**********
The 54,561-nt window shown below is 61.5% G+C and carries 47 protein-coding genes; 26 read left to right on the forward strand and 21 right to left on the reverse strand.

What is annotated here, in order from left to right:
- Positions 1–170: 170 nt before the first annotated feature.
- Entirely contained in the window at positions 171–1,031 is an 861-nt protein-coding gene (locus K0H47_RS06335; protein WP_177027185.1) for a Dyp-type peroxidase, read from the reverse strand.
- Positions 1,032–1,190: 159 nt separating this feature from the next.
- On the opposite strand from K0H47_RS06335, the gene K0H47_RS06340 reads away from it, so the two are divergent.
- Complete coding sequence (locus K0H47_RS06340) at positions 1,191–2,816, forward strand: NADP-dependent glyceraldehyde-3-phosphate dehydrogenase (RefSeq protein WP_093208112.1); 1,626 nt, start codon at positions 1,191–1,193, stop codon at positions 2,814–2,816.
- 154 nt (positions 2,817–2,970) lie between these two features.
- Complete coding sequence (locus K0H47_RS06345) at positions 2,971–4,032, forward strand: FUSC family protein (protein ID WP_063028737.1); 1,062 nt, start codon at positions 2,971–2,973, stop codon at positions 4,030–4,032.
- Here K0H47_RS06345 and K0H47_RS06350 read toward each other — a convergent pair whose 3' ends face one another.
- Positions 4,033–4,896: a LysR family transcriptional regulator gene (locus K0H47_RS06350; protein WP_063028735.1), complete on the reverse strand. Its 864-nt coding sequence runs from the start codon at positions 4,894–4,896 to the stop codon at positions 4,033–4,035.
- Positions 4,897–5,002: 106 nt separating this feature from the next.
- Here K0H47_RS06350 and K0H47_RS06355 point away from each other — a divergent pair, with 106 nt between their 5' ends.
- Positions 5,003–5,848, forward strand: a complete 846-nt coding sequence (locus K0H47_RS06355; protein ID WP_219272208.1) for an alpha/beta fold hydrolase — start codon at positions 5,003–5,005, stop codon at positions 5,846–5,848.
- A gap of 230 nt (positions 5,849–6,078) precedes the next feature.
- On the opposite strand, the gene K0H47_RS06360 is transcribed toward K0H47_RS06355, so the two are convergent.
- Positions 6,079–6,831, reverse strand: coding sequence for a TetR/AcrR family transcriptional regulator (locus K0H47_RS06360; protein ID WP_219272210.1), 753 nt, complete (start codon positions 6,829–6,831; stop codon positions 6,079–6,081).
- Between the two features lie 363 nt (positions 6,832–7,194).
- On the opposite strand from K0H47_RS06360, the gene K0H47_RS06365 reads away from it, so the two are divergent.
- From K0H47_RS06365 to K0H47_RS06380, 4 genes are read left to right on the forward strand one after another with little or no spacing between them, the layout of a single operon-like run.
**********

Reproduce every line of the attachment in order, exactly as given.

The 54,561-nt window shown below is 61.5% G+C and carries 47 protein-coding genes; 26 read left to right on the forward strand and 21 right to left on the reverse strand.

What is annotated here, in order from left to right:
- Positions 1–170: 170 nt before the first annotated feature.
- Entirely contained in the window at positions 171–1,031 is an 861-nt protein-coding gene (locus K0H47_RS06335; protein WP_177027185.1) for a Dyp-type peroxidase, read from the reverse strand.
- Positions 1,032–1,190: 159 nt separating this feature from the next.
- On the opposite strand from K0H47_RS06335, the gene K0H47_RS06340 reads away from it, so the two are divergent.
- Complete coding sequence (locus K0H47_RS06340) at positions 1,191–2,816, forward strand: NADP-dependent glyceraldehyde-3-phosphate dehydrogenase (RefSeq protein WP_093208112.1); 1,626 nt, start codon at positions 1,191–1,193, stop codon at positions 2,814–2,816.
- 154 nt (positions 2,817–2,970) lie between these two features.
- Complete coding sequence (locus K0H47_RS06345) at positions 2,971–4,032, forward strand: FUSC family protein (protein ID WP_063028737.1); 1,062 nt, start codon at positions 2,971–2,973, stop codon at positions 4,030–4,032.
- Here K0H47_RS06345 and K0H47_RS06350 read toward each other — a convergent pair whose 3' ends face one another.
- Positions 4,033–4,896: a LysR family transcriptional regulator gene (locus K0H47_RS06350; protein WP_063028735.1), complete on the reverse strand. Its 864-nt coding sequence runs from the start codon at positions 4,894–4,896 to the stop codon at positions 4,033–4,035.
- Positions 4,897–5,002: 106 nt separating this feature from the next.
- Here K0H47_RS06350 and K0H47_RS06355 point away from each other — a divergent pair, with 106 nt between their 5' ends.
- Positions 5,003–5,848, forward strand: a complete 846-nt coding sequence (locus K0H47_RS06355; protein ID WP_219272208.1) for an alpha/beta fold hydrolase — start codon at positions 5,003–5,005, stop codon at positions 5,846–5,848.
- A gap of 230 nt (positions 5,849–6,078) precedes the next feature.
- On the opposite strand, the gene K0H47_RS06360 is transcribed toward K0H47_RS06355, so the two are convergent.
- Positions 6,079–6,831, reverse strand: coding sequence for a TetR/AcrR family transcriptional regulator (locus K0H47_RS06360; protein ID WP_219272210.1), 753 nt, complete (start codon positions 6,829–6,831; stop codon positions 6,079–6,081).
- Between the two features lie 363 nt (positions 6,832–7,194).
- On the opposite strand from K0H47_RS06360, the gene K0H47_RS06365 reads away from it, so the two are divergent.
- From K0H47_RS06365 to K0H47_RS06380, 4 genes are read left to right on the forward strand one after another with little or no spacing between them, the layout of a single operon-like run.